G: What do you think distinguishes Chicago’s hip-hop scene from other cities like Atlanta or Houston?
AB: Atlanta and Houston have had bigger movements … [but] there was a time when Atlanta felt they were not respected in the music industry. They would go to LA or New York and people would boo them and thought they were country or whatever. The South always would complain about that.
G: It’s hard to imagine the South not getting respect.
AB: In my opinion, the Midwest is way more underserved and has had way less of a movement than any other region. Less than the West Coast, less than the East Coast, and definitely less than the South, [which] has been running radio for the past 10–12 years. ... We do have Eminem, Kanye, and Nelly, so there are big stars, but the Midwest has never been the driving force in hip-hop. But I feel like all the stars [are] aligned for another regional movement here. In the last two years, two of the biggest breakout artists—Chief Keef and Chance the Rapper—were from Chicago.
G: Speaking of Chief Keef, I know that right now drill is the most well-known style coming out of Chicago, but are there any others?
AB: The drill movement seems to be the one that has really taken the world by storm because they produced some of the recent stars—from Keef to Lil Durk to Lil Bibby—and it has a backstory. You know, people—right, wrong, or otherwise—are attracted to violence, and that does sell. So it’s a lot easier for the media to cover that, because there’s a backstory and a lot of people are gonna click on it.
But at the same time, you saw who the biggest artist that emerged from Chicago last year was and who is arguably the hottest new thing in music today: Chance the Rapper, without a doubt. And he’s so far removed from drill. I think kids are really taken by what he and the whole SaveMoney crew are doing. What people like Spenzo
, Mick Jenkins
, and Lucki Ecks
, and Alex Wiley
, and Treated Crew
are doing. … Hopefully, this scene gets just as much coverage as the drill scene. Drill is just a small portion of what’s going on here.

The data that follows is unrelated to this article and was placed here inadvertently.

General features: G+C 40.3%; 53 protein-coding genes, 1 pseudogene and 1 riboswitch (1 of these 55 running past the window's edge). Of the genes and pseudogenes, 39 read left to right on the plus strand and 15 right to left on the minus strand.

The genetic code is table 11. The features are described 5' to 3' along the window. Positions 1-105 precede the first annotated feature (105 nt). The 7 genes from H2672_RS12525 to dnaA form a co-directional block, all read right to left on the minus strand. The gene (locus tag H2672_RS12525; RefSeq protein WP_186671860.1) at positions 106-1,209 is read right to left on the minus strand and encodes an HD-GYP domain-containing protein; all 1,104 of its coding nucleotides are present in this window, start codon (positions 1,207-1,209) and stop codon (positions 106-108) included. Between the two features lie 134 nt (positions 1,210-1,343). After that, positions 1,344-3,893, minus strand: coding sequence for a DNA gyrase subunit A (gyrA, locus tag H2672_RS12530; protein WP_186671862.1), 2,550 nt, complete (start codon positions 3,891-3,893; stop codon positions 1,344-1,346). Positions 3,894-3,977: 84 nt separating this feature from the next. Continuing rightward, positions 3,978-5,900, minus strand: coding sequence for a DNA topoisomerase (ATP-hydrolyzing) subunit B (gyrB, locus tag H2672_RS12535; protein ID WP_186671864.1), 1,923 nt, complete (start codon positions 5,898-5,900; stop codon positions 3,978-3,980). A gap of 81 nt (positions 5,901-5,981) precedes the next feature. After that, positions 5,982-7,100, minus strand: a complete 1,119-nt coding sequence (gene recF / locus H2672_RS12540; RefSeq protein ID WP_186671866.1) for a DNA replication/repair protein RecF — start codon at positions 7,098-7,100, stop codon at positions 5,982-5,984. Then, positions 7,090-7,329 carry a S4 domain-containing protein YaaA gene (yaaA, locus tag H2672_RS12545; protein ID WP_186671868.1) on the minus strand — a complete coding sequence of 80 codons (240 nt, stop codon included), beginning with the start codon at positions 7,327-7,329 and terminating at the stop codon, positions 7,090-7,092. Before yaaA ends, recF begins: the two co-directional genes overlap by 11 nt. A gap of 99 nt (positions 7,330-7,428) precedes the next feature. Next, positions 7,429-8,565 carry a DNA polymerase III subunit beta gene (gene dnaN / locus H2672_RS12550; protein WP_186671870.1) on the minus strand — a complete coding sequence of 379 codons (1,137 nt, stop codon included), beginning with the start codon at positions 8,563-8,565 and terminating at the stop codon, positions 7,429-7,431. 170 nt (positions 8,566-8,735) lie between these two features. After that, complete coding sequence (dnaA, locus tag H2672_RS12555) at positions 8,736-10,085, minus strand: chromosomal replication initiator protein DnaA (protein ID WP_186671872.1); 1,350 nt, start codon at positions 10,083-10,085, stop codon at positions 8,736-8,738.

G: What do you think the relationship between dance music and hip-hop in Chicago is right now?
AB: Have you seen what’s happening with the bopping scene right now? Because that’s huge, too, on the West Side. There’s this song that’s huge right now called “The Dlow Shuffle
,” by Dlow and Lil Kemo. They were just on the Steve Harvey Show
last week teaching Steve Harvey the dance. And yesterday they were on Good Day Chicago
, showing that cast how to dance. These kids have parties called “fiestas” and everyone dances to [music that’s] sped up more like a juke sound [editor’s note: ghetto house music played at an incredibly fast tempo
]. It’s exploding right now. I think it’s on its way to exploding nationwide.
G: You guys just posted some projects you’re anticipating in 2014, which is a list of 39 different artists. Which ones do you think really stand out?
AB: I think there are a lot of guys who are right there, but it’s the dark horse who becomes the big star. No one saw Keef coming, but we saw it. And no one saw Chance coming, but we saw it. When everyone was here trying to sign a drill artist, we were telling them, “You need to pay attention to what Chance is doing because those [SaveMoney] kids are selling out shows.” So this year, I think there’s a lot of newcomers like Mick Jenkins, Luckie Ecks, Joey Purps
, and Saba
. And Spenzo, he has a huge record with “Wife Er” right now. Who’s the front-runner right now? I can’t really say. I know people like [drill artists] Lil Herb
and Lil Bibby
so we’ll see. It could be an exciting year.
G: Where do you see FSD in another six years?
AB: The music industry is a very fickle and unforgiving place, so we’ll just keep doing what we’ve been doing: keep finding the best talent, keep letting you know what’s hot and what we think is cool now. We’re turning Fake Shore Drive into something that’s not just a blog but also a multimedia company. We’ve partnered with Red Bull, Cîroc vodka, and I have a lot of other irons in the fire right now that I can’t really talk about. But there are some other exciting things coming up that you would not expect us to do. And maybe one day we’ll get into signing and managing artists. … We’ll see.
To see some of Andrew’s favorite new hip-hop artists in action, check out Fake Shore Drive’s Red Bull Sound Select series of concerts, which pairs a national headliner with young, local talent. The first show is on Thursday, March 6.
Photo courtesy of Phinally Phocused and Fake Shore Drive on Instagram